Policymakers, business leaders and the circular economy: driving solutions for sustainability

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07 July, 2017


Insights from the CEO



Peter Bakker

We live in a resource-constrained world, and we’re pushing up against planetary boundaries

Population growth, urbanization and increasing affluence are driving natural resource consumption beyond the earth’s ability to replenish.

Over the last 40 years, annual extraction of materials has more than tripled[i]. If we continue along this trajectory, total demand for resources is expected to reach 130 billion tons by 2050, up from 50 billion in 2014. That will mean that by 2050, we’ll be overusing the Earth’s total capacity by more than 400%.

Every year, natural resources will become harder to extract and more vulnerable to extreme price volatility – making it difficult and expensive for businesses to provide the products and services necessary for a well-functioning global economy.

Addressing these issues will be key for G20 leaders as they seek to build healthy societies and strong economies.

Collectively, businesses and policymakers need to step up and make a change, address resource scarcity and get creative with the way we produce and consume goods and services.

Implementing the circular economy provides an elegant path forward, ensuring more sustainable sectors and industries – across the board.

The circular economy moves away from the traditional “take-make-dispose” economic model to one that is regenerative by design. The goal is to retain as much value as possible from resources, products, parts and materials to create a system that allows for long life, optimal reuse, refurbishment, remanufacturing and recycling[ii].

It will enable companies to remove the concept of waste, design products to last, get creative with material inputs and think through product life-cycles from start to finish.

The circular economy is beneficial for society and the environment, and will yield significant economic benefits.

Transitioning to the circular economy represents a $4.5 trillion opportunity, and has the potential to catalyze the biggest social, economic and environmental changes since the First Industrial Revolution.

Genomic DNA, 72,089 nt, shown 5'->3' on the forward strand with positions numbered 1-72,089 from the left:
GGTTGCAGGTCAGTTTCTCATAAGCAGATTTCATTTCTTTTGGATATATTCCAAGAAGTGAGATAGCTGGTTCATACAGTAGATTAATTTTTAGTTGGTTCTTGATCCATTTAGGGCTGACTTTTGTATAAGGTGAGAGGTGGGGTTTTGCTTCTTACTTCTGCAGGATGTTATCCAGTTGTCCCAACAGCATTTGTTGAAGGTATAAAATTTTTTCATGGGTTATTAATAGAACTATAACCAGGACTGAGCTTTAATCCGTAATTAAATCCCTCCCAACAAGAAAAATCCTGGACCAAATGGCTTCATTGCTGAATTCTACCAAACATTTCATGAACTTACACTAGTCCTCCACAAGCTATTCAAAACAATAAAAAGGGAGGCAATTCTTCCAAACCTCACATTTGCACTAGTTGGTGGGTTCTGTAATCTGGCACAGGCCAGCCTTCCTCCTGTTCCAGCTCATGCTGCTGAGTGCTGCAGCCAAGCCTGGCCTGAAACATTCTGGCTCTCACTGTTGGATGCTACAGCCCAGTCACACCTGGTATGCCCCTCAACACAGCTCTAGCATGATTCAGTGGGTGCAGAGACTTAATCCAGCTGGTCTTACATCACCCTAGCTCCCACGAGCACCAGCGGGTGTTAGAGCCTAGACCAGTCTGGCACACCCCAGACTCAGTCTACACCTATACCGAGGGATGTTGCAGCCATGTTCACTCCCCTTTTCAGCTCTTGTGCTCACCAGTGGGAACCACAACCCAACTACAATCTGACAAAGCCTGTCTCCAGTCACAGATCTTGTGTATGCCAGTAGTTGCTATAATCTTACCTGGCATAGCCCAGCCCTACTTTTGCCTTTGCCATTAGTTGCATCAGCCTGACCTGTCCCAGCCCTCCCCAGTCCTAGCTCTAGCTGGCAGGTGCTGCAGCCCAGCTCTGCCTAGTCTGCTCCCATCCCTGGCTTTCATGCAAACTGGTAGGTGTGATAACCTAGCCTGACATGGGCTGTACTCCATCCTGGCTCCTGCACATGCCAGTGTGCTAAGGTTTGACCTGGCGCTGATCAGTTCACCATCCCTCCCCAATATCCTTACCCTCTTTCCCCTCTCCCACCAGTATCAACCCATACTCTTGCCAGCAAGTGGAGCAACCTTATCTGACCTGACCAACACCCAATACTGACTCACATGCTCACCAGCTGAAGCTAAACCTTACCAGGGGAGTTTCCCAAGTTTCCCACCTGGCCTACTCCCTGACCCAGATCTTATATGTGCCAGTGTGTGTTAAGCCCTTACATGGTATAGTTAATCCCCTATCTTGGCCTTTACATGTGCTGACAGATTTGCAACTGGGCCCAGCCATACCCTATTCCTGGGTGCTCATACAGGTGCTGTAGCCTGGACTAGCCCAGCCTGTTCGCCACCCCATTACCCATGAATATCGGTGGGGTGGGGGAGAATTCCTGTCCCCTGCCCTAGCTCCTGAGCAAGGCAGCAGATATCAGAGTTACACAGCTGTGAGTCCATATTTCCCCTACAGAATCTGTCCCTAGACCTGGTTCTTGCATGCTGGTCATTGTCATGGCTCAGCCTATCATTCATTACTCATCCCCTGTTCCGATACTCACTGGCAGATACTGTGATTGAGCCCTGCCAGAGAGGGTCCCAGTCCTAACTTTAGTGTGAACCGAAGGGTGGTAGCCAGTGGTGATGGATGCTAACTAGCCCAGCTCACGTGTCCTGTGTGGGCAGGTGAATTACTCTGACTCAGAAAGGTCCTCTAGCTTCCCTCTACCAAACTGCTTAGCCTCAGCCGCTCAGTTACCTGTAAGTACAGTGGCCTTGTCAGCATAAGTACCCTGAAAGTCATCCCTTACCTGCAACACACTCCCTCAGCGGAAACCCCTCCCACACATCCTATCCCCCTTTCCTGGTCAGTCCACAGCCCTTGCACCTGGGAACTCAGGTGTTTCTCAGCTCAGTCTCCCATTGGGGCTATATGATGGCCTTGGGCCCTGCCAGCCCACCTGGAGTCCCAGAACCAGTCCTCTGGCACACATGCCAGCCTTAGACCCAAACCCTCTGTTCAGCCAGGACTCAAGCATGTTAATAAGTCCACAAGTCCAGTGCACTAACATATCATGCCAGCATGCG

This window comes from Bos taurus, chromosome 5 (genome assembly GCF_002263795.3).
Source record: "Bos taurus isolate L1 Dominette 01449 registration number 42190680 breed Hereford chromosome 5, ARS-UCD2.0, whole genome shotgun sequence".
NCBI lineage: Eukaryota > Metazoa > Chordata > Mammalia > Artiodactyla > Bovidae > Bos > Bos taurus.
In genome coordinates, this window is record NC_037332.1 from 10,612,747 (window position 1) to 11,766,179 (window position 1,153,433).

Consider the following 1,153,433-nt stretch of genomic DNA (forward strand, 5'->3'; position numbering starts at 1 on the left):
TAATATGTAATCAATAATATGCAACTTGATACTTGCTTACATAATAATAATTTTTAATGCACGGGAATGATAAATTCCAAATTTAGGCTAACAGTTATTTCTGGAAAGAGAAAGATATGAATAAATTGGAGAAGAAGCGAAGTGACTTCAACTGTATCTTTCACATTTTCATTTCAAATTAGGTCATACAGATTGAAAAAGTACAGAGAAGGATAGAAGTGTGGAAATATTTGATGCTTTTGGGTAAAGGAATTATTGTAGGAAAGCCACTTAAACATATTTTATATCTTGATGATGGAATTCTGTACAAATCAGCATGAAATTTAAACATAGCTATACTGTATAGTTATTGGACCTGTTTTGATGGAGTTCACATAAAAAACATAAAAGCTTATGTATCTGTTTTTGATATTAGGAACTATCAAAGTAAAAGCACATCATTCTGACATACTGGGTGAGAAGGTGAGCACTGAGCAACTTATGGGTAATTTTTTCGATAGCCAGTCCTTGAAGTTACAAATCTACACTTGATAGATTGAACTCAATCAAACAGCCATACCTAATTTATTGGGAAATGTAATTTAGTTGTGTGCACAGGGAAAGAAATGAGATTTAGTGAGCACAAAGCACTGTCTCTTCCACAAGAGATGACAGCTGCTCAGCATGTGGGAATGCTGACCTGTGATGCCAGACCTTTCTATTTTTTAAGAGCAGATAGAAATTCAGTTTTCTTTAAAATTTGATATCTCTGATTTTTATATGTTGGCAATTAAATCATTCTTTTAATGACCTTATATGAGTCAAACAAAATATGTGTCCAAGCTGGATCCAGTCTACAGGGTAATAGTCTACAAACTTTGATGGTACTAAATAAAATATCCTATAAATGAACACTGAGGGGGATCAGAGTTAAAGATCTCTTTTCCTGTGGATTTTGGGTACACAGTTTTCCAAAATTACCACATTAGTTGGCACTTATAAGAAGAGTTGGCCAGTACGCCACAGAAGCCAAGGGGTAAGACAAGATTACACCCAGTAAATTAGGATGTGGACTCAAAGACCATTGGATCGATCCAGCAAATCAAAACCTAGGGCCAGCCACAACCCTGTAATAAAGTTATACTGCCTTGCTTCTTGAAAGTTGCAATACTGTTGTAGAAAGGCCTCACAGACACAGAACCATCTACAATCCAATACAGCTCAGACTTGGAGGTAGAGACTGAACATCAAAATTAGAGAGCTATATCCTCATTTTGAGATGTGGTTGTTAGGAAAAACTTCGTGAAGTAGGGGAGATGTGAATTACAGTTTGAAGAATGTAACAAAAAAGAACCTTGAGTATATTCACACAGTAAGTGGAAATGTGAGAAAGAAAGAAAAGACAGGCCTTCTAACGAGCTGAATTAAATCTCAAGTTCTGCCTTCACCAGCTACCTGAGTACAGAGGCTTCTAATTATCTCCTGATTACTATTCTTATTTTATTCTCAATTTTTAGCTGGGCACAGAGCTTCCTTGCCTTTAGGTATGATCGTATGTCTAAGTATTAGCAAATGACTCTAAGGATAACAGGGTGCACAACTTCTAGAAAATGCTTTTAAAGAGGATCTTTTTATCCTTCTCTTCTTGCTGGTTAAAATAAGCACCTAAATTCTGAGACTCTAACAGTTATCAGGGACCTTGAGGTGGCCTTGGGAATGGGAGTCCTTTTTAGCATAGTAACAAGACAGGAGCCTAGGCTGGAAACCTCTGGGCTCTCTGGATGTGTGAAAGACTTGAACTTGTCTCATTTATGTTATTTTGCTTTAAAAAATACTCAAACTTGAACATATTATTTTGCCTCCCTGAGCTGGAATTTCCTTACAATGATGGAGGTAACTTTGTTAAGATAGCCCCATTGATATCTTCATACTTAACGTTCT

The pathway for getting started is more clear than ever.

Eight material inputs for products, agriculture and infrastructure (steel, aluminium, plastic, cement, class wood, primary crops and cattle) are responsible for 20% of global GHG emissions, 95% of water use and 88% of land use. Implementing circular economy measures in these areas can help address climate change, water and land use challenges[iii].  

Specific processes for implementing the circular economy around these key areas will yield massive benefits that positively affect business, society and the environment – while helping achieve the SDGs and the Paris Agreement.  

Businesses who understand this are starting to step forward, policymakers must follow suit.

By moving towards the circular economy, countries and companies can capture increased growth; innovation and competitive advantage while enjoying cost savings; reductions in energy use and CO2 emissions, as well as better supply chain and resource security.

Businesses are using renewable energy and recycled inputs, while recovering useful resources out of by-products and waste. They’re designing better products, with longer life-cycles and more opportunities for second and third uses, while exploring sharing platforms to help ensure that more people have access to their products and services.

As more companies implement the circular economy successfully, they serve as proof points for policymakers – illustrating to them that circular economy efforts can benefit society at large.

As such, companies are calling upon G20 leaders to help accelerate progress towards the circular economy by:

  1. Securing access to sustainably sourced raw materials
  2. Implementing measures to increase re-use and recycling at the end of a product’s life
  3. Boosting demand and creating consumer/governmental incentives for circular products and services
  4. Increasing the uptake of high-quality secondary raw materials
  5. Encouraging and supporting research and innovation for smarter uses of resources

This isn’t about doing the right thing. It’s about doing the smart thing. It’s about what’s best for the economy, for society and for local communities. 

By encouraging and implementing new circular business models and technologies, businesses and policymakers have the opportunity to start the engine that drives economic growth while minimizing environmental impacts.


[i] UNEP International Resource Panel (2016): Global Material Flows and Resource Productivity Assessment Report

[ii] Adapted from: kenniskaarten.hetgroenebrein.nl/en/knowledge-map-circular-economy/definition-circular-economy/

[iii] Research conducted by Ecofys with WBCSD to be released in 2017. Eight materials include steel, aluminium, plastic, cement, glass, wood, primary crops, and bovine cattle.

This piece was originally published on G20 Foundation Magazine.